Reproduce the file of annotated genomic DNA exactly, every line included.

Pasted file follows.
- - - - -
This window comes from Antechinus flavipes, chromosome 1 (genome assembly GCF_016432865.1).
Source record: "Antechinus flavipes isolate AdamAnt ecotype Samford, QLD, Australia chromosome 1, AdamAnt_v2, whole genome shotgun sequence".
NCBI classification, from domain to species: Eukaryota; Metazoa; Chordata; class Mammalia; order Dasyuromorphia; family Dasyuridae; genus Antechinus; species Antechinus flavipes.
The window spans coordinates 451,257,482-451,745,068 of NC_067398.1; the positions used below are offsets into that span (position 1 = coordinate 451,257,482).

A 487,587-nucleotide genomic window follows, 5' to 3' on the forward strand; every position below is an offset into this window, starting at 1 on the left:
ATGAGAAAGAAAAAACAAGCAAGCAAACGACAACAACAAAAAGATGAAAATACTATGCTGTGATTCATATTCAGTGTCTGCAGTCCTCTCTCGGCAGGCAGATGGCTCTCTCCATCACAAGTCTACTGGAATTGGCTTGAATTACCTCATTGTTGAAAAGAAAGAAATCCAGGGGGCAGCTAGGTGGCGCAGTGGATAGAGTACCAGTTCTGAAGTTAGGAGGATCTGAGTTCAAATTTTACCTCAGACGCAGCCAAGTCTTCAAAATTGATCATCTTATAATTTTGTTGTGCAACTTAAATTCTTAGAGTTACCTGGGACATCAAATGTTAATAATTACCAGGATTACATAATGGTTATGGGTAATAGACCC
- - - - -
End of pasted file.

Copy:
This window comes from Antechinus flavipes, chromosome 1 (genome assembly GCF_016432865.1).
Source record: "Antechinus flavipes isolate AdamAnt ecotype Samford, QLD, Australia chromosome 1, AdamAnt_v2, whole genome shotgun sequence".
NCBI classification, from domain to species: Eukaryota; Metazoa; Chordata; class Mammalia; order Dasyuromorphia; family Dasyuridae; genus Antechinus; species Antechinus flavipes.
The window spans coordinates 451,257,482-451,745,068 of NC_067398.1; the positions used below are offsets into that span (position 1 = coordinate 451,257,482).

A 487,587-nucleotide genomic window follows, 5' to 3' on the forward strand; every position below is an offset into this window, starting at 1 on the left:
ATGAGAAAGAAAAAACAAGCAAGCAAACGACAACAACAAAAAGATGAAAATACTATGCTGTGATTCATATTCAGTGTCTGCAGTCCTCTCTCGGCAGGCAGATGGCTCTCTCCATCACAAGTCTACTGGAATTGGCTTGAATTACCTCATTGTTGAAAAGAAAGAAATCCAGGGGGCAGCTAGGTGGCGCAGTGGATAGAGTACCAGTTCTGAAGTTAGGAGGATCTGAGTTCAAATTTTACCTCAGACGCAGCCAAGTCTTCAAAATTGATCATCTTATAATTTTGTTGTGCAACTTAAATTCTTAGAGTTACCTGGGACATCAAATGTTAATAATTACCAGGATTACATAATGGTTATGGGTAATAGACCC